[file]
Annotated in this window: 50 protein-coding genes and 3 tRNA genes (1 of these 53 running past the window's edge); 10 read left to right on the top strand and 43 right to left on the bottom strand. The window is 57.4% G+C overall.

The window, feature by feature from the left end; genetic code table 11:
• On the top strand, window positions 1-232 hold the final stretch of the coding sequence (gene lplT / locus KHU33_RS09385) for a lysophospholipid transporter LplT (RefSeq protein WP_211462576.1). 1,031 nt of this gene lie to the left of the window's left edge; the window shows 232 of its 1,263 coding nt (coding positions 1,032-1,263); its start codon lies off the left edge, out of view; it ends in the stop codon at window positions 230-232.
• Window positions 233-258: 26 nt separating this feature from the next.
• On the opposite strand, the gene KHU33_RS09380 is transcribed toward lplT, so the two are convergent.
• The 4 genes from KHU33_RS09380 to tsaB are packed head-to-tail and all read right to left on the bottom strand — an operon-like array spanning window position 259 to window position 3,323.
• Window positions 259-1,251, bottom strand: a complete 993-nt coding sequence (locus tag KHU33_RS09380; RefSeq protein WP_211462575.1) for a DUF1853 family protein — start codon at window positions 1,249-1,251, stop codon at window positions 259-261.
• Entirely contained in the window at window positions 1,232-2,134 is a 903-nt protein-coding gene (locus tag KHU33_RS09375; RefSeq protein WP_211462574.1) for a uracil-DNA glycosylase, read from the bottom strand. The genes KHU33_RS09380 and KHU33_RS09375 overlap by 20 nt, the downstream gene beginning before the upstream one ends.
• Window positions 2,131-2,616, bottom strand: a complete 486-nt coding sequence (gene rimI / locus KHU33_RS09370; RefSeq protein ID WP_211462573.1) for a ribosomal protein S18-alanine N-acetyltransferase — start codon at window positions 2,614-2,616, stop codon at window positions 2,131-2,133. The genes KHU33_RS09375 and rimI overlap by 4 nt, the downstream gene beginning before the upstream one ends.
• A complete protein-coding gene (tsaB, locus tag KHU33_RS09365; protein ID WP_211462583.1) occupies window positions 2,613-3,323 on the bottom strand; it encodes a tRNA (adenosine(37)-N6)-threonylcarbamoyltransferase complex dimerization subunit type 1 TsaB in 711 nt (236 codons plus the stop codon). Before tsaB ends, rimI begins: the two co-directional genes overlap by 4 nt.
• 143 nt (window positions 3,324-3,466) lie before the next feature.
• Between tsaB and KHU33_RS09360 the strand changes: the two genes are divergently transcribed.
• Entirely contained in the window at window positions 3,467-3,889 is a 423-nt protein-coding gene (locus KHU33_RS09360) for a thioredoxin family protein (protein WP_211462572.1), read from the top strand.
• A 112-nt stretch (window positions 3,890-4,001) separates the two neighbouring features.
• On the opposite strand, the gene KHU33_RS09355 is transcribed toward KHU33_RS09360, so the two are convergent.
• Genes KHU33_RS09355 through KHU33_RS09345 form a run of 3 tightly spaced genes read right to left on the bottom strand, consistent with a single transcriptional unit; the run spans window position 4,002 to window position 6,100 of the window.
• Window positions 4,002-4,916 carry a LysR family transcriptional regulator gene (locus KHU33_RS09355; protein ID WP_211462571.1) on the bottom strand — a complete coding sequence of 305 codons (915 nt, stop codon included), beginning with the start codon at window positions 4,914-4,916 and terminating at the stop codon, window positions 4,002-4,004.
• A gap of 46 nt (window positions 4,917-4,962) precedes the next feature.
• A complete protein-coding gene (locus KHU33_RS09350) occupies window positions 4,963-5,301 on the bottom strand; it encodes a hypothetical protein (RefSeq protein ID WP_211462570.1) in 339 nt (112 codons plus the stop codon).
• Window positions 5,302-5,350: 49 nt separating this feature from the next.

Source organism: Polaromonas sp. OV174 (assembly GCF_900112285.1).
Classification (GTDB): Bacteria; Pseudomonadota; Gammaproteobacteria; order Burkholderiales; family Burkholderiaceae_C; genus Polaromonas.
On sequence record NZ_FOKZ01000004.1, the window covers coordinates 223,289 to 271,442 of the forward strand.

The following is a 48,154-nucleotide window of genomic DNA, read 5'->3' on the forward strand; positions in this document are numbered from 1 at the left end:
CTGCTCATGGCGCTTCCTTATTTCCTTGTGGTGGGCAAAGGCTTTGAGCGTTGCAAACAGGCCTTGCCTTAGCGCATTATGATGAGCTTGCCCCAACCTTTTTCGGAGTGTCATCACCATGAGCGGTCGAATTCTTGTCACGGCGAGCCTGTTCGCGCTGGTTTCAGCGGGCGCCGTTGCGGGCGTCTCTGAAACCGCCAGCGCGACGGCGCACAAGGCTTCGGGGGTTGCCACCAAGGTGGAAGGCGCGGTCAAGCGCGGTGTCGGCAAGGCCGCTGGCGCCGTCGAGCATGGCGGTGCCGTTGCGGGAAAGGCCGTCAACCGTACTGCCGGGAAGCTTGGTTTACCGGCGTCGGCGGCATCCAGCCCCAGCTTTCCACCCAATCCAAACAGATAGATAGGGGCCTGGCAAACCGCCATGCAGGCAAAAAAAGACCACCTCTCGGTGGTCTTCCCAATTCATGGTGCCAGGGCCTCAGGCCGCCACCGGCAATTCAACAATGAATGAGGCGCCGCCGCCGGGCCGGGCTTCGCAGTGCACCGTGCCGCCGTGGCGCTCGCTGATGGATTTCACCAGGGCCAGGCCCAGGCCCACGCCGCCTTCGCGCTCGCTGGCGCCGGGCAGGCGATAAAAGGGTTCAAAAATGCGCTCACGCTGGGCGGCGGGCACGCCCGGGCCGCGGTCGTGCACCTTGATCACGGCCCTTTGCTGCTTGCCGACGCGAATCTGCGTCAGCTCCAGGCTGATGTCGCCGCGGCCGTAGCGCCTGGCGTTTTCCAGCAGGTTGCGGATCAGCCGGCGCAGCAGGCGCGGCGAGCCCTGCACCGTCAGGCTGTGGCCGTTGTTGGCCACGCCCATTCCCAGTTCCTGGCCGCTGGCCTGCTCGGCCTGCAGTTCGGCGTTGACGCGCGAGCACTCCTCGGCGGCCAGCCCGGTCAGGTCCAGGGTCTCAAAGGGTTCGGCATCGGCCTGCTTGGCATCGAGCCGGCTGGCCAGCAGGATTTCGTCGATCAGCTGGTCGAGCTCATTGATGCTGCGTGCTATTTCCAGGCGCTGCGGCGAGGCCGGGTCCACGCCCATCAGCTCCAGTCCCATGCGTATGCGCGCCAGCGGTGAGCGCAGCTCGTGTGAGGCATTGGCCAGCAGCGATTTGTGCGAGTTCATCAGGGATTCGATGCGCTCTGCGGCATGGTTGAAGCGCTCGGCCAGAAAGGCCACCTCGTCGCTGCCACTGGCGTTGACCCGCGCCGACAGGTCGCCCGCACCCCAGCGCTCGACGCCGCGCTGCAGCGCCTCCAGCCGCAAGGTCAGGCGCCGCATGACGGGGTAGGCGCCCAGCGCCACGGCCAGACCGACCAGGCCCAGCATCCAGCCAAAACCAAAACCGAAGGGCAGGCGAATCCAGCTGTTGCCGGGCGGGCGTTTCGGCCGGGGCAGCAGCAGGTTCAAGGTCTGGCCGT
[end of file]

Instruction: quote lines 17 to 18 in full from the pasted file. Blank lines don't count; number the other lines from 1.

• Window positions 4,002-4,916 carry a LysR family transcriptional regulator gene (locus KHU33_RS09355; protein ID WP_211462571.1) on the bottom strand — a complete coding sequence of 305 codons (915 nt, stop codon included), beginning with the start codon at window positions 4,914-4,916 and terminating at the stop codon, window positions 4,002-4,004.
• A gap of 46 nt (window positions 4,917-4,962) precedes the next feature.